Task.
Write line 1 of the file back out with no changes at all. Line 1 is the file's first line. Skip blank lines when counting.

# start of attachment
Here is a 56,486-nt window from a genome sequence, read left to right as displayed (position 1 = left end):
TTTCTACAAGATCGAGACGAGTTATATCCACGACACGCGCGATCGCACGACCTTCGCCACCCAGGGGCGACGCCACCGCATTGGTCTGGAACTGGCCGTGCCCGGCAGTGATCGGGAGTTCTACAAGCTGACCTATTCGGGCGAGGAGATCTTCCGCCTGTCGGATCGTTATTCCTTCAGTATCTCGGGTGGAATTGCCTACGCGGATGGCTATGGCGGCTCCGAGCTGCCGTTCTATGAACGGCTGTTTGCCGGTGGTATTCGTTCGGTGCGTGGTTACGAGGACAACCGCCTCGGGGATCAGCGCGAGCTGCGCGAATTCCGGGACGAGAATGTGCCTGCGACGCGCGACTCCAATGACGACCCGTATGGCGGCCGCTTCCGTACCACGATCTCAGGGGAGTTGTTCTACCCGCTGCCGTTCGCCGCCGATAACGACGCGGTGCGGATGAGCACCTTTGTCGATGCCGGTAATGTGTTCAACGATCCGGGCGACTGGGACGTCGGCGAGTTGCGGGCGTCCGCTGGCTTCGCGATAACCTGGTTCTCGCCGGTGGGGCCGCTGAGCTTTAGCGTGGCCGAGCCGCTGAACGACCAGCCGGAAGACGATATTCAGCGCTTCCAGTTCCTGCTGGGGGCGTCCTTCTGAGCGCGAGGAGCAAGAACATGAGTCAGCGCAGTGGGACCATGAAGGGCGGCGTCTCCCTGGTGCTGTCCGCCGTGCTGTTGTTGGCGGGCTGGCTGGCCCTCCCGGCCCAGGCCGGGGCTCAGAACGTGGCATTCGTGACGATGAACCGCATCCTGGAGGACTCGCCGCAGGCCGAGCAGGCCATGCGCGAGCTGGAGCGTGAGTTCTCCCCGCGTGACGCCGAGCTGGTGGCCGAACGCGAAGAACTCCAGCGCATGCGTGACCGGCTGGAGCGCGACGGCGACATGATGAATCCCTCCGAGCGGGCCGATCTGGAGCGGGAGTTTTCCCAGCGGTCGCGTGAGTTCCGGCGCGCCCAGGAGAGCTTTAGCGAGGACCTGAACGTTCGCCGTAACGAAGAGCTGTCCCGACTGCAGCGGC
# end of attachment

Here is a 56,486-nt window from a genome sequence, read left to right as displayed (position 1 = left end):